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4 Lifestyle Changes to Improve Your Hypertension

4 Lifestyle Changes to Improve Your Hypertension

Roughly half of American adults have high blood pressure, according to the CDC, and that means they’re all at risk of developing serious complications, like heart disease, stroke, heart attack, and even some types of dementia, among other problems.

If you have hypertension, taking steps to manage your blood pressure is critical. In this post, Anthony B. Lewis, MD, FACC, and the team at TLC Medical Group Inc. offer four simple steps to improve your blood pressure and overall health.

1. Be more active

Engaging in regular physical activity is one of the best things you can do for your blood pressure, yet data show many of us tend to lead relatively sedentary lives. Exercising regularly strengthens your heart muscle, helping it pump blood more efficiently so there’s less pressure inside your veins.

But that’s just one-way exercise benefits your blood pressure. Regular physical activity also lowers your cholesterol levels.

Cholesterol is a waxy, sticky substance that builds up inside your artery walls. Over time, your arteries become stiffer and narrower, interfering with blood flow and increasing the pressure inside your vessels. This is a condition called atherosclerosis, and it’s a leading cause of heart disease.

The best part is that you don’t have to run a marathon or haunt your local gym to reap the benefits. Just a half-hour of moderate-intensity aerobic activity five days a week is all it takes to improve your heart health and keep your blood pressure in check.

2. Watch what you eat

Most of us know that adding a lot of salt (sodium) to our food is bad for blood pressure. But many don’t realize that table salt is just one source of sodium — it’s found in many foods we buy at the grocery store and in restaurants, too.

Breads, cereals, prepackaged foods, and even condiments can contain extremely unhealthy sodium levels. Reading labels is a smart way to keep track of the amount of sodium you’re consuming, and so is avoiding prepackaged or convenience foods.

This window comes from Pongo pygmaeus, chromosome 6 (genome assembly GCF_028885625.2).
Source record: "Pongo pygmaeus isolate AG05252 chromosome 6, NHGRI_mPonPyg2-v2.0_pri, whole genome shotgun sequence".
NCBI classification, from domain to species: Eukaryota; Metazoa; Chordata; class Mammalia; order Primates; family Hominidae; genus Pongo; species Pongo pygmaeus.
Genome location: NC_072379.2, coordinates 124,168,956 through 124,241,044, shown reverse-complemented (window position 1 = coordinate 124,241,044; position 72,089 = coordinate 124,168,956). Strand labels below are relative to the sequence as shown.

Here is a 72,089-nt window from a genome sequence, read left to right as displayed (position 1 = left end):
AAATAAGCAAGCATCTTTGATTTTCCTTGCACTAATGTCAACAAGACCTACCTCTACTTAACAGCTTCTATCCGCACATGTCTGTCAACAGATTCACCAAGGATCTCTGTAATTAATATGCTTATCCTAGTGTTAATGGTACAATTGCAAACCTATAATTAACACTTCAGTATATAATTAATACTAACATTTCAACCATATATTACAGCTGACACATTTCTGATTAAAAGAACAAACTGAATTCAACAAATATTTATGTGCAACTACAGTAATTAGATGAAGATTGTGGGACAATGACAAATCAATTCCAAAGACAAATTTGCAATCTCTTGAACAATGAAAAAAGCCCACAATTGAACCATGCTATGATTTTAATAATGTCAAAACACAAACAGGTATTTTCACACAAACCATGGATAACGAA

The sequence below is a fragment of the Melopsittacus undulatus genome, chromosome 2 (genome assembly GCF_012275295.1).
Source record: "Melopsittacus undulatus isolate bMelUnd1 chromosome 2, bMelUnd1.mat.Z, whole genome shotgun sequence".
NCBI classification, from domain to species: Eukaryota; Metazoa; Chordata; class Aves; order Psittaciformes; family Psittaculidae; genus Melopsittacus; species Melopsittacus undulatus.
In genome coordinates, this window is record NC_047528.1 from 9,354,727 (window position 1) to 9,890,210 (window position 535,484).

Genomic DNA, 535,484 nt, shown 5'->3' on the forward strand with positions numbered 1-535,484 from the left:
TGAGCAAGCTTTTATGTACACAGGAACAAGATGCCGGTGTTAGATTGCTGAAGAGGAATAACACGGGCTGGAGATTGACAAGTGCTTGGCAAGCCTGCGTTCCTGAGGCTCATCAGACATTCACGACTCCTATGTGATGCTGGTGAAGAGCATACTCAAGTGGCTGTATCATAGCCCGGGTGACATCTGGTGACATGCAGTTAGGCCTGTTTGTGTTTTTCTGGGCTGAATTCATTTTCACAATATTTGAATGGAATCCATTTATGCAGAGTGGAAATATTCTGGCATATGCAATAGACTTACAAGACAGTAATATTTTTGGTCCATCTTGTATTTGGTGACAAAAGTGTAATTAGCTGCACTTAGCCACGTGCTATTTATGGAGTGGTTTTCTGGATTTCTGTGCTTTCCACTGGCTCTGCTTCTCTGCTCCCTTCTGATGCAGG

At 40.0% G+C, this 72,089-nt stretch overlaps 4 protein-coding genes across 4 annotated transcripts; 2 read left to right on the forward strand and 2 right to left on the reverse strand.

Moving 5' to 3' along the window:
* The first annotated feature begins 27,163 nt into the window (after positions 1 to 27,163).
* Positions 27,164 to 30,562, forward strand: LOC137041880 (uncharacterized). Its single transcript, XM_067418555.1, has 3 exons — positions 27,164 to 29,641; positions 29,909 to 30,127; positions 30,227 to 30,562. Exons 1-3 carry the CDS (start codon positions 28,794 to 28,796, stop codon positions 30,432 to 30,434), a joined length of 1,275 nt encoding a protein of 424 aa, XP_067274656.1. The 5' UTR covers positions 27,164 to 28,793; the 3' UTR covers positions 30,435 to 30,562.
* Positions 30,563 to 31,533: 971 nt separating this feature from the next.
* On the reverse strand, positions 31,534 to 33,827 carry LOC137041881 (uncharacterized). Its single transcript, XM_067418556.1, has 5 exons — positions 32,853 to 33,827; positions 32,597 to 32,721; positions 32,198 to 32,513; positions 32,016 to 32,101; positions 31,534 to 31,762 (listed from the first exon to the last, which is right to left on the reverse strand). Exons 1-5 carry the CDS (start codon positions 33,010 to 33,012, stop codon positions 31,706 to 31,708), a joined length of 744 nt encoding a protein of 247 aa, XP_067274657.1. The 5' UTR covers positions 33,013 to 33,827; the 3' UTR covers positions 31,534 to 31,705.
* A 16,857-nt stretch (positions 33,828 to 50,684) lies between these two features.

While reading labels, take some time to evaluate the amount of fats and sugars in the foods you’re choosing, too. Unhealthy fats and excess sugars are bad for your cardiovascular health and your blood pressure, and they can also lead to weight gain, another risk factor for hypertension.

One simple way to make sure your diet is optimized for your heart (and your overall health) is to consider adopting the DASH diet, an eating plan developed specifically with the goal of keeping hypertension in check. 

3. Learn to manage stress

When we’re “stressed out,” our bodies release stress hormones that in turn elevate our blood pressure. In brief moments of anxiety, that’s no big deal — but if we have chronic stress, our blood pressure can remain elevated for long periods, increasing our risks of heart problems and other health issues.

Practicing meditation, tai chi, or yoga can help, but so can simple activities like deep breathing that you can practice anywhere — even at work or during your commute. You can also set aside some time each day to engage in a relaxing activity that you enjoy, like reading or listening to music. Regular exercise also helps reduce stress.

4. Prioritize sleep

Following a healthy diet, exercising, and stress management might sound like work — but getting more sleep is something we can all get behind. Your blood pressure naturally decreases while you snooze. That’s great, but it also means your blood pressure stays elevated longer if you’re not getting enough sleep. 

Plus, adequate sleep helps you manage stress more effectively so you’re less likely to make unhealthy eating choices — and more likely to stick with other healthy behaviors, like regular exercise. Sleep is also when your body releases hormones that help maintain your blood pressure in a healthy range.

Keeping track of your blood pressure is one of the smartest things you can do for your health at any age. To learn how we can help you manage your hypertension, call 772-200-3829 or request an appointment online with the team at TLC Medical Group in  

Port St. Lucie, Florida, today.

 

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